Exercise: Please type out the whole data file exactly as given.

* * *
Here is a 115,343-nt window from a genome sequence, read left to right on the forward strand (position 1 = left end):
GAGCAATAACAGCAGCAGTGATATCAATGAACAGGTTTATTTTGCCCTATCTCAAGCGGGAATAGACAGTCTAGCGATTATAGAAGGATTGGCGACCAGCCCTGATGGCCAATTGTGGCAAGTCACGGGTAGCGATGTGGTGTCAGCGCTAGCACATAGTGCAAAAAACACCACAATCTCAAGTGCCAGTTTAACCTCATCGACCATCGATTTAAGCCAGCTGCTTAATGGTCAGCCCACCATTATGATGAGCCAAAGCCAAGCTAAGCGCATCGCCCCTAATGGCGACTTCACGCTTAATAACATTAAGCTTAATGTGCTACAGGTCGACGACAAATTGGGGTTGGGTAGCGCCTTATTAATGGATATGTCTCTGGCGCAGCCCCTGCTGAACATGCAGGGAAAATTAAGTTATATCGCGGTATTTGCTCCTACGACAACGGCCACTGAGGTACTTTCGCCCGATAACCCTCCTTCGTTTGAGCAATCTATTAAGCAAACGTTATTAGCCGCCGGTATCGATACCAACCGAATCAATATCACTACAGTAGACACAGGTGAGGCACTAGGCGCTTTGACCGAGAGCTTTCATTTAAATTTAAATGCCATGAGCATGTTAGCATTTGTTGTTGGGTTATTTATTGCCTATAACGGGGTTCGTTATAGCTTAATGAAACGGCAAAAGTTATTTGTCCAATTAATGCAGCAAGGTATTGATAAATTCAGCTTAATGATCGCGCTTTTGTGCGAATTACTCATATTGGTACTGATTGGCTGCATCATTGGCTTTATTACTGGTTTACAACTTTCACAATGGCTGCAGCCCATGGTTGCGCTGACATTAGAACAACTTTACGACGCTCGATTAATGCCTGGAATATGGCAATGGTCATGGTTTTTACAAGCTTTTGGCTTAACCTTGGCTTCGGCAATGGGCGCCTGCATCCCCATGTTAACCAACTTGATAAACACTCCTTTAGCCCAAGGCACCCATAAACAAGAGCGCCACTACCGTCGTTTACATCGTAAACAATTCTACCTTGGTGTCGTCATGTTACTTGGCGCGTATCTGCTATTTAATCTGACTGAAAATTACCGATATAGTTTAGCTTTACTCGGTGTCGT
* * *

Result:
Here is a 115,343-nt window from a genome sequence, read left to right on the forward strand (position 1 = left end):
GAGCAATAACAGCAGCAGTGATATCAATGAACAGGTTTATTTTGCCCTATCTCAAGCGGGAATAGACAGTCTAGCGATTATAGAAGGATTGGCGACCAGCCCTGATGGCCAATTGTGGCAAGTCACGGGTAGCGATGTGGTGTCAGCGCTAGCACATAGTGCAAAAAACACCACAATCTCAAGTGCCAGTTTAACCTCATCGACCATCGATTTAAGCCAGCTGCTTAATGGTCAGCCCACCATTATGATGAGCCAAAGCCAAGCTAAGCGCATCGCCCCTAATGGCGACTTCACGCTTAATAACATTAAGCTTAATGTGCTACAGGTCGACGACAAATTGGGGTTGGGTAGCGCCTTATTAATGGATATGTCTCTGGCGCAGCCCCTGCTGAACATGCAGGGAAAATTAAGTTATATCGCGGTATTTGCTCCTACGACAACGGCCACTGAGGTACTTTCGCCCGATAACCCTCCTTCGTTTGAGCAATCTATTAAGCAAACGTTATTAGCCGCCGGTATCGATACCAACCGAATCAATATCACTACAGTAGACACAGGTGAGGCACTAGGCGCTTTGACCGAGAGCTTTCATTTAAATTTAAATGCCATGAGCATGTTAGCATTTGTTGTTGGGTTATTTATTGCCTATAACGGGGTTCGTTATAGCTTAATGAAACGGCAAAAGTTATTTGTCCAATTAATGCAGCAAGGTATTGATAAATTCAGCTTAATGATCGCGCTTTTGTGCGAATTACTCATATTGGTACTGATTGGCTGCATCATTGGCTTTATTACTGGTTTACAACTTTCACAATGGCTGCAGCCCATGGTTGCGCTGACATTAGAACAACTTTACGACGCTCGATTAATGCCTGGAATATGGCAATGGTCATGGTTTTTACAAGCTTTTGGCTTAACCTTGGCTTCGGCAATGGGCGCCTGCATCCCCATGTTAACCAACTTGATAAACACTCCTTTAGCCCAAGGCACCCATAAACAAGAGCGCCACTACCGTCGTTTACATCGTAAACAATTCTACCTTGGTGTCGTCATGTTACTTGGCGCGTATCTGCTATTTAATCTGACTGAAAATTACCGATATAGTTTAGCTTTACTCGGTGTCGT